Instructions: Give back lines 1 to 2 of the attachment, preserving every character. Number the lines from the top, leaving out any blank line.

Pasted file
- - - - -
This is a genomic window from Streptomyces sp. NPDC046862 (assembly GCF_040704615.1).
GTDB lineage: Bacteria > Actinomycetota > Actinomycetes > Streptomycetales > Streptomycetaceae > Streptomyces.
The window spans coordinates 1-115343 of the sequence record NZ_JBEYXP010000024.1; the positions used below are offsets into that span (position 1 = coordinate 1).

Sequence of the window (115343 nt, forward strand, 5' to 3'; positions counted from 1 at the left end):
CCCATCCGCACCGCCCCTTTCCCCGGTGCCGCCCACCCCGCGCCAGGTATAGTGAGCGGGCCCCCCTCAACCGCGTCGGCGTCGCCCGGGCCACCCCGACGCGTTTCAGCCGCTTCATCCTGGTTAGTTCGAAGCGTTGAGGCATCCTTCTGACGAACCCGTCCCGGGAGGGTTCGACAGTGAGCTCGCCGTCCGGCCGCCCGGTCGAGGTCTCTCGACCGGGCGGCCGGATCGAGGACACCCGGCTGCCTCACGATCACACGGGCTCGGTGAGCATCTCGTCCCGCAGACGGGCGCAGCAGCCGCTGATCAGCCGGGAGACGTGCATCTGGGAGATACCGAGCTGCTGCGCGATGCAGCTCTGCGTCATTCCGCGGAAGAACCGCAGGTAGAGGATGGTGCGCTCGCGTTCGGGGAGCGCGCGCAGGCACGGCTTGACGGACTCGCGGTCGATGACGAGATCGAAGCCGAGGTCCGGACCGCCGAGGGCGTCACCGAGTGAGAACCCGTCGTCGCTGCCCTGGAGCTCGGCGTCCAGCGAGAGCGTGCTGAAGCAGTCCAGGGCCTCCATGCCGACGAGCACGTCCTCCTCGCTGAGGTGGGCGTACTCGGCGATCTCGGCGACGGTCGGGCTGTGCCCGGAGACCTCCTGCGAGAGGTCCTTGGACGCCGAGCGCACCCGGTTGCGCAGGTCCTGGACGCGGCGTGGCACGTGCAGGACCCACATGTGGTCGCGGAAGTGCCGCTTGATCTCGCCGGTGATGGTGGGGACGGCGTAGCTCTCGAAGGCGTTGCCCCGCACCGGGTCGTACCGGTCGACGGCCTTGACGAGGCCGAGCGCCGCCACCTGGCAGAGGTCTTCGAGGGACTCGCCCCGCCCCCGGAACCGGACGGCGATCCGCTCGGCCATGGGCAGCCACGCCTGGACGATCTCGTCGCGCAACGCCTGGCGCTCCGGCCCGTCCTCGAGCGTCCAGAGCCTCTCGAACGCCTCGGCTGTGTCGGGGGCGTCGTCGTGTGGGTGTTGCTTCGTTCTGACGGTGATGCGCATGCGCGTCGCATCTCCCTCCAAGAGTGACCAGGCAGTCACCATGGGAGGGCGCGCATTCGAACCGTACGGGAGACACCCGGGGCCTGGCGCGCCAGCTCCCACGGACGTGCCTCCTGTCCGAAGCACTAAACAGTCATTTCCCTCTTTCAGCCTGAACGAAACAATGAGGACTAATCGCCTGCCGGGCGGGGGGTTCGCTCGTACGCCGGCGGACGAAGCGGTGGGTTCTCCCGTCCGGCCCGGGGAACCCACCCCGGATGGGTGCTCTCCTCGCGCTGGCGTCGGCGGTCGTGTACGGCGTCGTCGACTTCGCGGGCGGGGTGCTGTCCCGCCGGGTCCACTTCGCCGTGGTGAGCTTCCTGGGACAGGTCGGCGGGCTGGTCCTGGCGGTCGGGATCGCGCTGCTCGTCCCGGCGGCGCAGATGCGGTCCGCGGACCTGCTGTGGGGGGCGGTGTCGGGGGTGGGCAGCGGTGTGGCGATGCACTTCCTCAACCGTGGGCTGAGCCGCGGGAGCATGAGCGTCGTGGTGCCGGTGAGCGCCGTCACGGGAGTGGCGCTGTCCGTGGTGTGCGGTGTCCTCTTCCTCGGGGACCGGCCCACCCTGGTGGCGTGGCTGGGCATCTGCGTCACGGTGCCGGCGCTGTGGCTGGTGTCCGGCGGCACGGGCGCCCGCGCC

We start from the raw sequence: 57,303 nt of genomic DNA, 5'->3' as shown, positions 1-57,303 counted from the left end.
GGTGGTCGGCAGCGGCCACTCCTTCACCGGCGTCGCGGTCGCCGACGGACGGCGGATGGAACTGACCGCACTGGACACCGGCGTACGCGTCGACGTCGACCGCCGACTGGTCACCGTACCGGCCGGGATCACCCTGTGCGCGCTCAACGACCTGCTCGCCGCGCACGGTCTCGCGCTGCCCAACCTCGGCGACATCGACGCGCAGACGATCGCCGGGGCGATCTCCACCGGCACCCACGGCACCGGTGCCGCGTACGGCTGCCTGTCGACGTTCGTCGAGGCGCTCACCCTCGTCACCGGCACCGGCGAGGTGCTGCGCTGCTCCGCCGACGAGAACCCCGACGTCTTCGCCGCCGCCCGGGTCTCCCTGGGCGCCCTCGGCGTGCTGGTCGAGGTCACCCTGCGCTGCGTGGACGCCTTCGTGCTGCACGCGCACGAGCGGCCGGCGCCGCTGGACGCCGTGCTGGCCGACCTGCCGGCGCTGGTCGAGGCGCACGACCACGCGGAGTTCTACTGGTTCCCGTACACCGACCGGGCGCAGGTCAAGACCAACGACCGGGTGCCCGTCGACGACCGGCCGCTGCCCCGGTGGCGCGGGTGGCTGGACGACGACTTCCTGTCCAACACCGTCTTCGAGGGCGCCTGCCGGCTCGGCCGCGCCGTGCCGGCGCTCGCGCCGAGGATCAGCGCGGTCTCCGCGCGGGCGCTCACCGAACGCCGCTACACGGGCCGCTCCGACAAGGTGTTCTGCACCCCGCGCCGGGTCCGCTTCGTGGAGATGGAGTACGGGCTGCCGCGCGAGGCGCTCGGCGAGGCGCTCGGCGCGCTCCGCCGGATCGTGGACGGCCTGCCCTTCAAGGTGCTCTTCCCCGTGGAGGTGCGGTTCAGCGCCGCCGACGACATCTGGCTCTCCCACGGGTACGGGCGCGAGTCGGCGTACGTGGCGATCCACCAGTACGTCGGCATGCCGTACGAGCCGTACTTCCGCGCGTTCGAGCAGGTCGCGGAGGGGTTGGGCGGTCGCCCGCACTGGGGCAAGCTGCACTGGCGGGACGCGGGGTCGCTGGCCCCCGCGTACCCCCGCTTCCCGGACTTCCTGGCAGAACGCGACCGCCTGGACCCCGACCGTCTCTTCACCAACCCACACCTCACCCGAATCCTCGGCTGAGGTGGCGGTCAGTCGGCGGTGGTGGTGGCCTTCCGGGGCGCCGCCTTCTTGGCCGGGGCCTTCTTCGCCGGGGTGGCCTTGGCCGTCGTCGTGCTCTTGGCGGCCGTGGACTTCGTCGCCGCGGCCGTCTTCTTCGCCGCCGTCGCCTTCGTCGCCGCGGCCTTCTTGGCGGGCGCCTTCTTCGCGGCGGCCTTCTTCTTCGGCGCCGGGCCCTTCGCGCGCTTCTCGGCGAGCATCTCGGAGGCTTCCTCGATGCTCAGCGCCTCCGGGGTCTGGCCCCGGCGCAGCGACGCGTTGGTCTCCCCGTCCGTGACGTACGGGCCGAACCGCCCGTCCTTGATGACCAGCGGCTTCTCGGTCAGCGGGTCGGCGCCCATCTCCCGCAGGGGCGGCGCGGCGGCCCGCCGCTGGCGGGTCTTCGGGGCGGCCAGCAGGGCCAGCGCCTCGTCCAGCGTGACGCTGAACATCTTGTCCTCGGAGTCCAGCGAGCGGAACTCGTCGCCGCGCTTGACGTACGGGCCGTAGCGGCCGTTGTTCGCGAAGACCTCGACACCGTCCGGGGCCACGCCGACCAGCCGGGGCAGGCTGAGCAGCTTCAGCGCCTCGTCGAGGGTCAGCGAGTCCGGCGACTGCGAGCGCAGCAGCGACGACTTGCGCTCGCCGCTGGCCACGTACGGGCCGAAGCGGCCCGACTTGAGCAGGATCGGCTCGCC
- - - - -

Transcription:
This is a genomic window from Streptomyces sp. NPDC046862 (assembly GCF_040704615.1).
GTDB lineage: Bacteria > Actinomycetota > Actinomycetes > Streptomycetales > Streptomycetaceae > Streptomyces.